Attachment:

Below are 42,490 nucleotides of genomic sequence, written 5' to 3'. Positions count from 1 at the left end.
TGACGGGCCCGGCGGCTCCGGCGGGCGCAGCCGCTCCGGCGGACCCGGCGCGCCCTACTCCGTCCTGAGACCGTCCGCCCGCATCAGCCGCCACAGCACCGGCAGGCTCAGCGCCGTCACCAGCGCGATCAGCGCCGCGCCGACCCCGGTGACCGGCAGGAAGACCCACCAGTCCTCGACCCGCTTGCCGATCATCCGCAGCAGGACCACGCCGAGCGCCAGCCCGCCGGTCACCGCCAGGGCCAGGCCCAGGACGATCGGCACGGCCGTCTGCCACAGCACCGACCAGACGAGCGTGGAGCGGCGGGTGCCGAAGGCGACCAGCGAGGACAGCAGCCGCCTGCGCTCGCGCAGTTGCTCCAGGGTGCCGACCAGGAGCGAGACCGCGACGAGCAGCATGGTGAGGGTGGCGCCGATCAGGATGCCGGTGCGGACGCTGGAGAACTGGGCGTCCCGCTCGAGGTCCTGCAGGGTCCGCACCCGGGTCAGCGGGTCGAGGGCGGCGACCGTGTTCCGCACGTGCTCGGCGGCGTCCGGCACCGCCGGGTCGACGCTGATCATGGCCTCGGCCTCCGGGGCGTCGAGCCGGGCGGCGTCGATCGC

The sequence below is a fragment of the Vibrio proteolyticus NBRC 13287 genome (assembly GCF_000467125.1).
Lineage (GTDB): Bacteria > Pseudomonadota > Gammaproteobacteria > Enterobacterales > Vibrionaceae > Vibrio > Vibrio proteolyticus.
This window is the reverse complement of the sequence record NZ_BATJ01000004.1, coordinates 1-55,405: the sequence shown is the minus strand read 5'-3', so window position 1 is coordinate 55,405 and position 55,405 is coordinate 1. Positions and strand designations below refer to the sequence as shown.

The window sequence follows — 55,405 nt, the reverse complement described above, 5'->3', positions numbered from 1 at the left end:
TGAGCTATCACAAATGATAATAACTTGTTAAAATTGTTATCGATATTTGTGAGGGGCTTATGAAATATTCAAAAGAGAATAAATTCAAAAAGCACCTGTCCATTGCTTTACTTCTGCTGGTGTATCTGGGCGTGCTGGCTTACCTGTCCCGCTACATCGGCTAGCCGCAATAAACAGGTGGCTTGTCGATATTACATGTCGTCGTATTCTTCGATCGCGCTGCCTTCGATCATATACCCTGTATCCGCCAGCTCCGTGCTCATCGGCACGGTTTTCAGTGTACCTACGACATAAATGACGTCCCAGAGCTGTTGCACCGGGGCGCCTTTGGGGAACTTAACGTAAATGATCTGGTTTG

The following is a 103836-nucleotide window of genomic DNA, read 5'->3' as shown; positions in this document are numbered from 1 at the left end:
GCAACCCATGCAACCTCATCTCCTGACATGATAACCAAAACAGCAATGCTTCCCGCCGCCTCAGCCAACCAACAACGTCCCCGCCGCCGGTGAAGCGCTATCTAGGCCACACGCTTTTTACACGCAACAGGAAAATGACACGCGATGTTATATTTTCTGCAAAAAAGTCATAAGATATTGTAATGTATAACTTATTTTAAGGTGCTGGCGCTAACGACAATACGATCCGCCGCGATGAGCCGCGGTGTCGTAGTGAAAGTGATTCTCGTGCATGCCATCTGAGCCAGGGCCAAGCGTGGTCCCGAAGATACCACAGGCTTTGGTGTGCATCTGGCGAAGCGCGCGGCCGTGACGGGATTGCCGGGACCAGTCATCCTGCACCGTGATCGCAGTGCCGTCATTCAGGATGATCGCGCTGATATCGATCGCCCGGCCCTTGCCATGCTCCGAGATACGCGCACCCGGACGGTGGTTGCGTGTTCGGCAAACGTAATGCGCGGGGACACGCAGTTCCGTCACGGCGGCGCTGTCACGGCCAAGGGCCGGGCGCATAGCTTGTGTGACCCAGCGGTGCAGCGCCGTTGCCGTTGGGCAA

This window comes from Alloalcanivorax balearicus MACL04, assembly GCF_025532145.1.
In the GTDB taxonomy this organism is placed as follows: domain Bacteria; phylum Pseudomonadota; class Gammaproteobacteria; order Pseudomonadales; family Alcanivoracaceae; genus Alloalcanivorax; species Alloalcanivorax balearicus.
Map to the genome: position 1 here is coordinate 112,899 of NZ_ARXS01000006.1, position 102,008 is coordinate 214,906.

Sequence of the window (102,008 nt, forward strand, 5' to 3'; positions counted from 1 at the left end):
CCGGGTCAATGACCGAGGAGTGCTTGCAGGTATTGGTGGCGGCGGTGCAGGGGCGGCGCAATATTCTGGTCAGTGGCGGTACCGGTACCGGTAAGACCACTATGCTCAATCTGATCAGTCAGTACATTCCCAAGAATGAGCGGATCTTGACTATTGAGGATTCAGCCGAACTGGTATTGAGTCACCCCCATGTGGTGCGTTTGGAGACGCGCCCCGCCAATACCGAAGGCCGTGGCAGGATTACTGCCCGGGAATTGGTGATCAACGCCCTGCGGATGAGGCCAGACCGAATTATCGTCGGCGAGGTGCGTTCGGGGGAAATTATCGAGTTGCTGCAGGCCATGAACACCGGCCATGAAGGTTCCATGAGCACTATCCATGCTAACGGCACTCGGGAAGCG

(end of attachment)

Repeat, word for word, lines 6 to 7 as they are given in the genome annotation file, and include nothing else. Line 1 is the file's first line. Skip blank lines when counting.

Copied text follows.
The window sequence follows — 55,405 nt, the reverse complement described above, 5'->3', positions numbered from 1 at the left end:
TGAGCTATCACAAATGATAATAACTTGTTAAAATTGTTATCGATATTTGTGAGGGGCTTATGAAATATTCAAAAGAGAATAAATTCAAAAAGCACCTGTCCATTGCTTTACTTCTGCTGGTGTATCTGGGCGTGCTGGCTTACCTGTCCCGCTACATCGGCTAGCCGCAATAAACAGGTGGCTTGTCGATATTACATGTCGTCGTATTCTTCGATCGCGCTGCCTTCGATCATATACCCTGTATCCGCCAGCTCCGTGCTCATCGGCACGGTTTTCAGTGTACCTACGACATAAATGACGTCCCAGAGCTGTTGCACCGGGGCGCCTTTGGGGAACTTAACGTAAATGATCTGGTTTG